Will ABAM certificants be required to take the examination?
All ABAM certificants will be required to apply for and take the examination, with one exception. For individuals who passed the 2015 ABAM examination and who, upon review of their application, meet all ABPM requirements, the examination will be waived and certification will be conferred following usual procedures, with an effective date of January 1st of 2018 for applicants in 2017. This waiver applies only to individuals who passed the 2015 ABAM examination and who meet the other eligibility requirements. This exception, for 2015 ABAM certificants only, will be available for applications submitted in 2017 or in 2018 only.

Do I need to maintain my ABAM certification with the ABAM MOC program to be considered for the Subspecialty Addiction Medicine examination?
While the ABPM supports the commitment to lifelong learning embodied in MOC, the ABPM has no requirements for maintaining certification through any non-ABMS Member Board.

What will be the MOC requirements once I become certified in Addiction Medicine by ABPM?
The Addiction Medicine requirements and features of continuous certification are being developed and will likely closely parallel those of other ABPM subspecialties. These include a ten-year certification cycle length, a valid and unrestricted license to practice in all jurisdictions in which one is licensed, lifelong learning in ABPM approved activities, successful participation in a secure examination, and verification of improvement in practice, i.e., the four parts of continuous certification.

When can I get more information?
The ABPM is the administering board for the subspecialty of Addiction Medicine. Details of and updates to the application and certification processes will be posted on this ABPM website as soon as they become available. Emails or calls to ABPM will be referred to the ABPM website, www.theabpm.org.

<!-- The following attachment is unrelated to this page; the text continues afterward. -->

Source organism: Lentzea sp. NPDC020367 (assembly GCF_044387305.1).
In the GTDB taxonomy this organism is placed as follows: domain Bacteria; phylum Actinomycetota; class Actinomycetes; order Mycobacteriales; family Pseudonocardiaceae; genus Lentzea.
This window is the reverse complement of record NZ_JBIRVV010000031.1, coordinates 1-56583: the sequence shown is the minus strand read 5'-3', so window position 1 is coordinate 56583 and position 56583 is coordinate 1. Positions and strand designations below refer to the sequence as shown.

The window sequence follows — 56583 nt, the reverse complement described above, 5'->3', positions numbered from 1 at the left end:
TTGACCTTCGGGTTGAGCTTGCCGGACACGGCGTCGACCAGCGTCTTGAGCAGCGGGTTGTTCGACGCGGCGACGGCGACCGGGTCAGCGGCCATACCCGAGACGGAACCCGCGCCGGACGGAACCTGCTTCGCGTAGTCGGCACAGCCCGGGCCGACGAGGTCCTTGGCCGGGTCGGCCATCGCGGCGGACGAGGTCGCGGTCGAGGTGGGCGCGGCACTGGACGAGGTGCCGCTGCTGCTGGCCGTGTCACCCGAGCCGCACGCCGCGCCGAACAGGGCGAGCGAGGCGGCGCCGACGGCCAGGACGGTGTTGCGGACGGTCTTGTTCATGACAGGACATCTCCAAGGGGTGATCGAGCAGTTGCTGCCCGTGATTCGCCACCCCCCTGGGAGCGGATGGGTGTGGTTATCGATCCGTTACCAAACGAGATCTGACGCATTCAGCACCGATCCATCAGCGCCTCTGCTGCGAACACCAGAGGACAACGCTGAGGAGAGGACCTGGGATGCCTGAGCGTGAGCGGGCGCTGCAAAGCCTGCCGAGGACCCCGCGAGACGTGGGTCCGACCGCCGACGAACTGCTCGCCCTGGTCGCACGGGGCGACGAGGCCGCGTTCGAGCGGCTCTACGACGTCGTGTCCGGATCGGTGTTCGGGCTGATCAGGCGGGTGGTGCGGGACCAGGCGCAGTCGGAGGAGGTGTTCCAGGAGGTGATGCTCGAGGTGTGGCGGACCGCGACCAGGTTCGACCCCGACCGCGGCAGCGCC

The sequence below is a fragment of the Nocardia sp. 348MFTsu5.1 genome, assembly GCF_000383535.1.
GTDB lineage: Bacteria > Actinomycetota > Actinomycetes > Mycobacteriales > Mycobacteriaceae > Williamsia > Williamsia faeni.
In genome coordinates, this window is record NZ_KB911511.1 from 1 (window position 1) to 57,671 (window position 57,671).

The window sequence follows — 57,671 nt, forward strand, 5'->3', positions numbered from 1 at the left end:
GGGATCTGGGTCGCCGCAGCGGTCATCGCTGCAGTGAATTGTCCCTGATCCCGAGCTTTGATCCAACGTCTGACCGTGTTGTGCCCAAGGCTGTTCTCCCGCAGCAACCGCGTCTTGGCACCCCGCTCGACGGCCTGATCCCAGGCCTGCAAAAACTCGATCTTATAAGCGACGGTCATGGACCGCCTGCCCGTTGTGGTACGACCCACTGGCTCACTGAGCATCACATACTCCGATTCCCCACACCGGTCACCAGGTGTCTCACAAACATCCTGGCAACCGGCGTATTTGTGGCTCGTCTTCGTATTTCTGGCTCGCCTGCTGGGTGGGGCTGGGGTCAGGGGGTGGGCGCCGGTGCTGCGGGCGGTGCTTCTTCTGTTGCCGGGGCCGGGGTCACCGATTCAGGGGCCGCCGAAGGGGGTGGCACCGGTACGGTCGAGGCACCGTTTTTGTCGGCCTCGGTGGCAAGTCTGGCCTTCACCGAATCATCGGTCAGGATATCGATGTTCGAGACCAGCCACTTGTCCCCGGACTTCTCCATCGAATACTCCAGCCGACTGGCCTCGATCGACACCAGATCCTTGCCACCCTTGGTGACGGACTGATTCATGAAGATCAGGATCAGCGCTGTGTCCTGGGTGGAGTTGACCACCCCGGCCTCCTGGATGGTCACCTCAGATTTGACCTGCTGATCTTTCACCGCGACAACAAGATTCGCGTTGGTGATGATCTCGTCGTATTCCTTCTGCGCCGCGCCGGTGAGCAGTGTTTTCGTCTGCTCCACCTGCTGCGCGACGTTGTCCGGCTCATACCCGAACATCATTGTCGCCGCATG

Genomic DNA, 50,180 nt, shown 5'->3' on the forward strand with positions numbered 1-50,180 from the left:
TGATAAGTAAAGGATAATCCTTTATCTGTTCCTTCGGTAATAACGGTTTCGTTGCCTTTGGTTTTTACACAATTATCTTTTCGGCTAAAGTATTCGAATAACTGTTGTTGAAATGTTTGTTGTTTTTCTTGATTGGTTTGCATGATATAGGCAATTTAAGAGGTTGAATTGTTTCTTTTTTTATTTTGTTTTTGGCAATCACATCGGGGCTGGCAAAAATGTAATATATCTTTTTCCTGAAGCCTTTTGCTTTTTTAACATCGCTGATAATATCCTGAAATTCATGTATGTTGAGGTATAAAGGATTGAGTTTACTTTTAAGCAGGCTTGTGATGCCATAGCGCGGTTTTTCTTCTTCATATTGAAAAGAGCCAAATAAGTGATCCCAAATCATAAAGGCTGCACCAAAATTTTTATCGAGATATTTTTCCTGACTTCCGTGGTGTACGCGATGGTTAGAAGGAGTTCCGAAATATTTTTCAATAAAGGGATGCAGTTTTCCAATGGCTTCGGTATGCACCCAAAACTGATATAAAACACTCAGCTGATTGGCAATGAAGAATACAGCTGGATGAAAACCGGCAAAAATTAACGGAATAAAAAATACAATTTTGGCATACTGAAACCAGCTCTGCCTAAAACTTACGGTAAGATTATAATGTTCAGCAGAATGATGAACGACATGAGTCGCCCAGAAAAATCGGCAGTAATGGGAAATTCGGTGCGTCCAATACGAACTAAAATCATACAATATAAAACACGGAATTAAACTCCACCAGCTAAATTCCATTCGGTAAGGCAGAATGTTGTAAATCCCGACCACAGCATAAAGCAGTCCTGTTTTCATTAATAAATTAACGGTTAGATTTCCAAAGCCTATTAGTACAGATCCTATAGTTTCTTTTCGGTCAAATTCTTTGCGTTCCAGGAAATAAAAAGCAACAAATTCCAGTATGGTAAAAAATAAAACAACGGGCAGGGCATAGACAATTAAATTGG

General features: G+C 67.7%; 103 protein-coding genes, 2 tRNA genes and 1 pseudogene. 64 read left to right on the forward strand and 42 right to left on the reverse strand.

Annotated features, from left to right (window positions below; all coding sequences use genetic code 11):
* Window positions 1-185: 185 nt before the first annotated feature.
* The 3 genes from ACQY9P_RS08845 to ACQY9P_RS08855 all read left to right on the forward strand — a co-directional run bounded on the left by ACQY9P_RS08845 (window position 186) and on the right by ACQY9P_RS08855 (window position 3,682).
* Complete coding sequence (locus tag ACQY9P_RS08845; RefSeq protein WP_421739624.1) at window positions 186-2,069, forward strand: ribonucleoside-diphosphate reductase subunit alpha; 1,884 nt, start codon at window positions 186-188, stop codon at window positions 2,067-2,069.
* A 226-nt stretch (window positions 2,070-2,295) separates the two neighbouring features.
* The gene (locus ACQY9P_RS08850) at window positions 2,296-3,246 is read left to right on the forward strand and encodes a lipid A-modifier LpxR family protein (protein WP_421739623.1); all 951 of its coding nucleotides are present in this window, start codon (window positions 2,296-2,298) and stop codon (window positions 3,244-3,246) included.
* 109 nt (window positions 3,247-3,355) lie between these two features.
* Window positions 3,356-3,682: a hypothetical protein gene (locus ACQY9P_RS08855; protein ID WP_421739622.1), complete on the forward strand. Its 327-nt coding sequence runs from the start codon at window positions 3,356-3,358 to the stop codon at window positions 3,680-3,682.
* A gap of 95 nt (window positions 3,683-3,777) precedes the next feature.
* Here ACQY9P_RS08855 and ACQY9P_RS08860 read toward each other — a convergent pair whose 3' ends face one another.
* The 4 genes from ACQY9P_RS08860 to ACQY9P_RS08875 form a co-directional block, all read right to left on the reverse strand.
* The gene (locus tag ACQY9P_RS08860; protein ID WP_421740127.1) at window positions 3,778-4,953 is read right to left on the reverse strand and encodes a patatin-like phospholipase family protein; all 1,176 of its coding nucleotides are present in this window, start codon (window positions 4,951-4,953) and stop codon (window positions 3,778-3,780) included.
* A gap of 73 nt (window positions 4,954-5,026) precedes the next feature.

Jeremy K
Posts: 109

Postby Jeremy K » Tue Aug 02, 2016 5:51 am

Thanks all for the info.

Posts: 183

Postby MChaplin » Tue Aug 02, 2016 5:51 am

My understanding is that the intent of the American Board of Preventive Medicine is to continue to allow folks to be certified without a fellowship just as ABAM had done for the 2018 testing year...so you can expect something similar to what ABAM certification required- documentation of specialty board certification of some sort (internal medicine, psychiatry, famly practice etc) documentation of a certain # of addiction CME hours, documentation of treating addiction patients for so many hours, and a statement of recommendation from a current ABAM diplomat or your hospital chairperson that you have demonstarted ability to care for addiction patients- you will submit all that in an application and then be eligible to take the exam. at present, no exam is scheduled...but there could be one as early as 2017. at some point, that window will close and everyone will have to do an actual fellowship-

Posts: 111

Postby fishdoc » Tue Aug 02, 2016 5:51 am

That is the future of our specialty. There is a 5 year period during which current addiction practitioners will be able to sit for the ABPM exam without completing a fellowship. The certification will be by the American Board of Preventive Medicine, not by ASAM.

Unfortunately there is no timetable as to when the next Addiction Medicine exam will be given as the American Board of Addiction Medicine will no longer give exams.

Posts: 1404

Postby drpasser » Tue Aug 02, 2016 5:51 am

March 16 was when ASAM officially became ABAM, and is now recognized as a bonifide medical specialty by the ABMS.

If one doesn't do an addiction residency, one may still attain board certification. One must be first boarded in one of the other ABMS, then work with pts who have addictive diseases for five years. Then, one may sit for the board exam.

That is the route I took.